Tuesday, 15 May 2012

Waiting . . .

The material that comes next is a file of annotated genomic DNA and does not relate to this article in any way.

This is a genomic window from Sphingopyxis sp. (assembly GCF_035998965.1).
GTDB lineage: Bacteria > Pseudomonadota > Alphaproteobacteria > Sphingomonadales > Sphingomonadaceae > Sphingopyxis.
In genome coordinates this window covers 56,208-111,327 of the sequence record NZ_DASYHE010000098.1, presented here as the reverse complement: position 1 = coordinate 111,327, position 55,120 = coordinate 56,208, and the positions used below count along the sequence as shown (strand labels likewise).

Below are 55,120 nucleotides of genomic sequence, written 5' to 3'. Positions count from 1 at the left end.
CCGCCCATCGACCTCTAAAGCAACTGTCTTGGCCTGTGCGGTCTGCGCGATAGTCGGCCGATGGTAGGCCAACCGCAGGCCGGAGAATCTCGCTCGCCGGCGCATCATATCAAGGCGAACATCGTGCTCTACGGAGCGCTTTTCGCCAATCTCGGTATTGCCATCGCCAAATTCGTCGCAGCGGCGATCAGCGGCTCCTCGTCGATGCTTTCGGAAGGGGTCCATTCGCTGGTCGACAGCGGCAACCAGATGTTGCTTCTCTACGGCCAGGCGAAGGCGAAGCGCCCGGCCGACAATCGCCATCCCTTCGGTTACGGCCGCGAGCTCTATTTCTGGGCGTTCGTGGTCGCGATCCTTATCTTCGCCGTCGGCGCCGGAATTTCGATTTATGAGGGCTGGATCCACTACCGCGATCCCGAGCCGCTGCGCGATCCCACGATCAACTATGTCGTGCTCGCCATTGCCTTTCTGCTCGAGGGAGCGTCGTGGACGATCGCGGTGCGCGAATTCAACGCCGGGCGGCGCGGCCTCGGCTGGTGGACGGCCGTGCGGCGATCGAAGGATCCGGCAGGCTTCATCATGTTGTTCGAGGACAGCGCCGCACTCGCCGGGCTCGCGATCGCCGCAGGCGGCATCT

Waiting . . . I do know how to scull a single; I can't say I love it. Other boats - now those I love! I love the stand up and move of a well-seated VIII; nine bodies driving one heart, making the shell come alive and skate along the surface of the water. There is an urgency to the VIII that I believe comes with striving for individual excellence. An odd concept, individual excellence, when we are talking about rowing, that ultimate of team sport. Apart from in a single, there is no possibility for one member of a crew to be able to make the "hail, Mary" move. No home runs or touch downs or goals. The whole crew crosses the finish line together or none of them do. However, there is no interaction between crewmates in rowing as there is in football or rugby: no passing, pitching, catching, handing. Apart from stroke, each crewmember sits looking at the back of the rower in front, they never touch and nothing passes between them. The concentration of each rower is focused on her own movements, making certain every motion is mirrored in exact time. The length of the boat makes the VIII the most forgiving of individuality but only to a degree. This group/individual dichotomy is inherent in rowing anything but a single and, to me, this dichotomy surfaces off the water as well. Rowers are people after all, despite the claims of some non-rowing friends, and they exhibit the differences in personality that all people do. Watch any crew of rowers out for a training session. There are those who show up in a group; they are always in a group. They chat about their thrills and ills with the easy familiarity of frequent contact. The rest of the world swirls on the fringes of their whirlpool rowing lives and rowing swirls out into eating, socialising, and sometimes into loving and family life eventually. But watch! There are also those rowers who show up to every outing or session on their own, put their all into the work, and then disappear after the post-chat, not to be seen again until the next time. This rower may row for the individual excellence that the sport demands while still revelling in the team discipline that means every yes is a firm commitment to be where you say you will be, on time, or others can't row. Perhaps this rower is one who lacks the confidence to mingle with others in the group arriving and leaving together. But while in the boat, everyone belongs and the confidence is in being part of the group. It takes all sorts to row an VIII - and all sorts row.

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